The U.S. shift to targeting large areas of cities, wrote Cary Karacas, an associate professor at the College of Staten Island, part of the City University of New York, who researches the air raid, and David Fedman, an associate professor at the University of California, Irvine, was slow and steady. Before the United States’ entrance into the war, they argued, tacticians viewed Japanese cities as theoretical targets: large expanses of wood, easy to set on fire and burn to rubble. U.S. air strategists instead prioritized targeting military and industrial sites with high-flying daytime raids. These so-called precision-bombing tactics—which were never very precise, with bombs often falling far from their intended targets—dominated U.S. strategy in the first few years of the war.

But the Japanese attack on Pearl Harbor, in December 1941, sowed the seeds for a change in U.S. air strategy toward large-scale incendiary raids. There was “a really crucial shift in terms of saying, ‘OK, we’re going to attack only specific military installations or any kind of industry that might be directly contributing to Japan prosecuting the war,’ and all of a sudden cities are put [onto the list],” said Karacas. “This was a really profound shift that certainly enabled the United States to actually begin to carry out the destruction of Japan’s cities from early 1945.” This was further influenced by British doctrine—which called for area bombing, or the destruction of large tracts of land with incendiary bombs, damaging industry and morale in the process—and a small number of joint U.S.-British raids in the European theater, which mirrored later raids on Japan.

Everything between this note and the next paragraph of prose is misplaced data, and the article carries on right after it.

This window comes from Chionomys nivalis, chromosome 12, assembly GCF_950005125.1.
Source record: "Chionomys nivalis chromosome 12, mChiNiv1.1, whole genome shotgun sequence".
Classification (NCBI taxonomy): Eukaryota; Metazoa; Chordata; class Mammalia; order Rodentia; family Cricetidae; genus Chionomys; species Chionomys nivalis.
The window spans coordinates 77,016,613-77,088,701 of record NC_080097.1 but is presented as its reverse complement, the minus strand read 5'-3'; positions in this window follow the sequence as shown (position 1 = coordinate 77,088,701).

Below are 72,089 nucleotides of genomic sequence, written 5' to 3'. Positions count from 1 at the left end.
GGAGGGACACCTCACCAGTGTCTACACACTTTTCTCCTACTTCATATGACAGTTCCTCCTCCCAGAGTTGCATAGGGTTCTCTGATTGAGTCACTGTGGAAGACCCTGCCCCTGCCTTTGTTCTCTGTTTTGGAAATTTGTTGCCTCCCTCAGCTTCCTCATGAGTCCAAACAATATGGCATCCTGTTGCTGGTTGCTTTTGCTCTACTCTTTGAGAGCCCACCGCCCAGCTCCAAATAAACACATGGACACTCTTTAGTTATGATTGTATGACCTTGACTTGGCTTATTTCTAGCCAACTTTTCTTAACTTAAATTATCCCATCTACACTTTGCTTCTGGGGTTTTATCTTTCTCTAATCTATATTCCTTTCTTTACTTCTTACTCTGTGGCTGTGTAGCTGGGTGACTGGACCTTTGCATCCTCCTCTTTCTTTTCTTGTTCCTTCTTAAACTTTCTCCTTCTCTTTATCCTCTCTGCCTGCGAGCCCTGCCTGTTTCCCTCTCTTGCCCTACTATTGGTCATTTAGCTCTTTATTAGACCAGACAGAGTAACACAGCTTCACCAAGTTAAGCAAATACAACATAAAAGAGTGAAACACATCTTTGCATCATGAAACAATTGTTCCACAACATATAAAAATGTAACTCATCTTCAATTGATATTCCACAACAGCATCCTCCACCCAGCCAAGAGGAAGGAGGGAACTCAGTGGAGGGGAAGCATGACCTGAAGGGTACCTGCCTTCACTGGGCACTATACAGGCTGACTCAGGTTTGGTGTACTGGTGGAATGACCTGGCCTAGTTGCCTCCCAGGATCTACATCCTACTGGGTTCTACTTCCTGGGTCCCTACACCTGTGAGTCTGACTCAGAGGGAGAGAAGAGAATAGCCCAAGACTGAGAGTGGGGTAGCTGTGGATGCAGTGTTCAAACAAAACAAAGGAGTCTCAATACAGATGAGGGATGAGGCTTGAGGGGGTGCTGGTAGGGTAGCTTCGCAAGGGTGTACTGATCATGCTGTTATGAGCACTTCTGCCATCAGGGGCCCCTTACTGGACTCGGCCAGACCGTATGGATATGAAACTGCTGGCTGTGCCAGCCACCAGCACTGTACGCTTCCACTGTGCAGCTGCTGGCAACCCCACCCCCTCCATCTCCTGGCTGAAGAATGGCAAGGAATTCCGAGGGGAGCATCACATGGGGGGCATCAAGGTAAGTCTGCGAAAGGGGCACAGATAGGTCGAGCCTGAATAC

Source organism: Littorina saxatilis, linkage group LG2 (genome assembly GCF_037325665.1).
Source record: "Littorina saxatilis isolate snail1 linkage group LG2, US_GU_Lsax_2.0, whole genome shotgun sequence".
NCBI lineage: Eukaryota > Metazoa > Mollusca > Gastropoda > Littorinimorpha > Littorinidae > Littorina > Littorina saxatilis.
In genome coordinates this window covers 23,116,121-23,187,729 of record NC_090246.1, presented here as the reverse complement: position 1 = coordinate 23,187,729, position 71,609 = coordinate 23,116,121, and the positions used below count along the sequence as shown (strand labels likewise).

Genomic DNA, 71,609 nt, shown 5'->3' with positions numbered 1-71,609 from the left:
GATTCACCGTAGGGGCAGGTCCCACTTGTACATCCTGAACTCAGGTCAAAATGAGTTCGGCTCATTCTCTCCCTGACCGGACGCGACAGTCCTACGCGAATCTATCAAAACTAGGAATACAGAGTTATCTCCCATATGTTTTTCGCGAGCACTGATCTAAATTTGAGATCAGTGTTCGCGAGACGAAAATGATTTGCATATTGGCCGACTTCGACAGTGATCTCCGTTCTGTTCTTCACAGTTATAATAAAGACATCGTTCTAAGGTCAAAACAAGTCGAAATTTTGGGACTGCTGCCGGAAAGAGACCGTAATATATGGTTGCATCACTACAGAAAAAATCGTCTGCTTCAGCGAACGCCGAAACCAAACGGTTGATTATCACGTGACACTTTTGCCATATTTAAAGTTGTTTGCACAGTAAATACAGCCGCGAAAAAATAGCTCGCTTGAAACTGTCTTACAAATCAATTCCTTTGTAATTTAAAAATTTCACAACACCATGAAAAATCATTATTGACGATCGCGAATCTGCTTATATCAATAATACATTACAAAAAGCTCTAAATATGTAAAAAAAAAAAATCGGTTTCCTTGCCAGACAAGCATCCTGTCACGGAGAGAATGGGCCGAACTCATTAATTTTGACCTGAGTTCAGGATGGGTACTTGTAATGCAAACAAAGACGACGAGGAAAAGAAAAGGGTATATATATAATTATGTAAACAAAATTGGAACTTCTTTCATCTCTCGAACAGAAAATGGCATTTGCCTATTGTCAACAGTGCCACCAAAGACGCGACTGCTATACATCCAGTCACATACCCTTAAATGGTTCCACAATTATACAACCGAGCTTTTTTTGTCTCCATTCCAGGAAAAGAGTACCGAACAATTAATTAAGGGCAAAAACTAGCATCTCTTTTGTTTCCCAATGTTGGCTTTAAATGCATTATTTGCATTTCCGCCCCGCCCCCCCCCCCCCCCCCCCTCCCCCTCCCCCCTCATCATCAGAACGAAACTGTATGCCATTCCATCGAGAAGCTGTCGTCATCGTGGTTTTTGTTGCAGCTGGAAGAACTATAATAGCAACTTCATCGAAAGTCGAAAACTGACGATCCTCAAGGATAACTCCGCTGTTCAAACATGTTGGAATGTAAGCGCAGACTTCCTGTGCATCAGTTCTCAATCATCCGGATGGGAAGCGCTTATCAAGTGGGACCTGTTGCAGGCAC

“The principal product of an incendiary area attack is housing destruction,” reads a September 1944 report titled “Economic Effects of Successful Area Attacks on Six Japanese Cities,” prepared for the U.S. Committee of Operations Analysts. “This destruction, with attendant casualties, and the disruption of municipal services and administration, has military significance only insofar as—directly or indirectly—it reduces the output of military equipment or impairs the enemy’s will to fight.”

Tokyo was not the only city to be firebombed. The attacks decimated cityscapes, killed tens of thousands of people, hampered industry, and dampened morale. And the atomic bombs were the final act, killing many in blinding flashes on Aug. 6 and 9, 1945; Japan surrendered days later, on Aug. 15.

Tokyo residents who lost their homes as a result of the U.S. firebombings in 1945.

Tokyo residents who lost their homes as a result of the U.S. firebombings in 1945.Galerie Bilderwelt/Getty Images

Soon after, U.S. forces arrived in Tokyo. The heavy hand of U.S. occupation authorities, under Gen. Douglas MacArthur, censored most writings on the air raids and atomic bombs, fearing opposition to its authority and comparisons between U.S. and Japanese wartime acts, the latter on trial in Tokyo from 1946. The atomic trauma came to light anyway, even before the occupation ended, in 1952. This was, in part, because of the writings of the physician Takashi Nagai, before he died of radiation exposure caused by his research and aggravated by the blast; the grotesque and epic Hiroshima Panels by Iri and Toshi Maruki; and other visual and written accounts of atomic devastation. Stories of bombs falling on Tokyo, of the city in flames—already cast aside by U.S. censorship—were further overshadowed by this atomic trauma, which also helped form the basis of Japan’s postwar “victim consciousness,” or higaisha ishiki.

Though victims of atomic bombs, the nation’s wartime leaders, and war itself, the people in Japan were not victims of firebombings—or so the victim consciousness seemed to say. And the air raid on March 10, Karacas wrote in a 2006 paper, “was confined to a working class and artisan section of the city,” meaning that the victims did not wield the influence necessary to put the attacks on the map, beyond small and uneven neighborhood commemorations. It took decades for the firebombings of Tokyo and elsewhere in the country to find even a marginal foothold in the rocky terrain of Japan’s postwar memoryscape.